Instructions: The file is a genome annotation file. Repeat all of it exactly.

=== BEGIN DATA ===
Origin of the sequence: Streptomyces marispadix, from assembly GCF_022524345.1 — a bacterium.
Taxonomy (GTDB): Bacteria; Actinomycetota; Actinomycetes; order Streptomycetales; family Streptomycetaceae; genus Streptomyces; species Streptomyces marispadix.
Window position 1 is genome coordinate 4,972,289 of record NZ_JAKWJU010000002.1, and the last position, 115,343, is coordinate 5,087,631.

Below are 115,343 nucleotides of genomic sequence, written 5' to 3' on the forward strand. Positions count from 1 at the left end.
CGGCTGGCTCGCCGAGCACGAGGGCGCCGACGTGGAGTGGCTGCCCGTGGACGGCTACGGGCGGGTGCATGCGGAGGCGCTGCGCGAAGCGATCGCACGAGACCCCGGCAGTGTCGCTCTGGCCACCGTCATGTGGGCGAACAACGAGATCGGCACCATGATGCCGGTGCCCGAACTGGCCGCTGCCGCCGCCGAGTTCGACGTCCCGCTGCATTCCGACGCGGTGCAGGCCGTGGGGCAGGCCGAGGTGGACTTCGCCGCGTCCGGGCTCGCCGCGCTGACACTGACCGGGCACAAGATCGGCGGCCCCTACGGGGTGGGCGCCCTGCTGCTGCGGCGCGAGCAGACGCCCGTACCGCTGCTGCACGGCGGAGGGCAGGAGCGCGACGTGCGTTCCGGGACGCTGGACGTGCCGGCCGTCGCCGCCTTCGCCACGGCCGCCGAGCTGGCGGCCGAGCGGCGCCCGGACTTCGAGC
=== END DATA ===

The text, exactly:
Origin of the sequence: Streptomyces marispadix, from assembly GCF_022524345.1 — a bacterium.
Taxonomy (GTDB): Bacteria; Actinomycetota; Actinomycetes; order Streptomycetales; family Streptomycetaceae; genus Streptomyces; species Streptomyces marispadix.
Window position 1 is genome coordinate 4,972,289 of record NZ_JAKWJU010000002.1, and the last position, 115,343, is coordinate 5,087,631.

Below are 115,343 nucleotides of genomic sequence, written 5' to 3' on the forward strand. Positions count from 1 at the left end.
CGGCTGGCTCGCCGAGCACGAGGGCGCCGACGTGGAGTGGCTGCCCGTGGACGGCTACGGGCGGGTGCATGCGGAGGCGCTGCGCGAAGCGATCGCACGAGACCCCGGCAGTGTCGCTCTGGCCACCGTCATGTGGGCGAACAACGAGATCGGCACCATGATGCCGGTGCCCGAACTGGCCGCTGCCGCCGCCGAGTTCGACGTCCCGCTGCATTCCGACGCGGTGCAGGCCGTGGGGCAGGCCGAGGTGGACTTCGCCGCGTCCGGGCTCGCCGCGCTGACACTGACCGGGCACAAGATCGGCGGCCCCTACGGGGTGGGCGCCCTGCTGCTGCGGCGCGAGCAGACGCCCGTACCGCTGCTGCACGGCGGAGGGCAGGAGCGCGACGTGCGTTCCGGGACGCTGGACGTGCCGGCCGTCGCCGCCTTCGCCACGGCCGCCGAGCTGGCGGCCGAGCGGCGCCCGGACTTCGAGC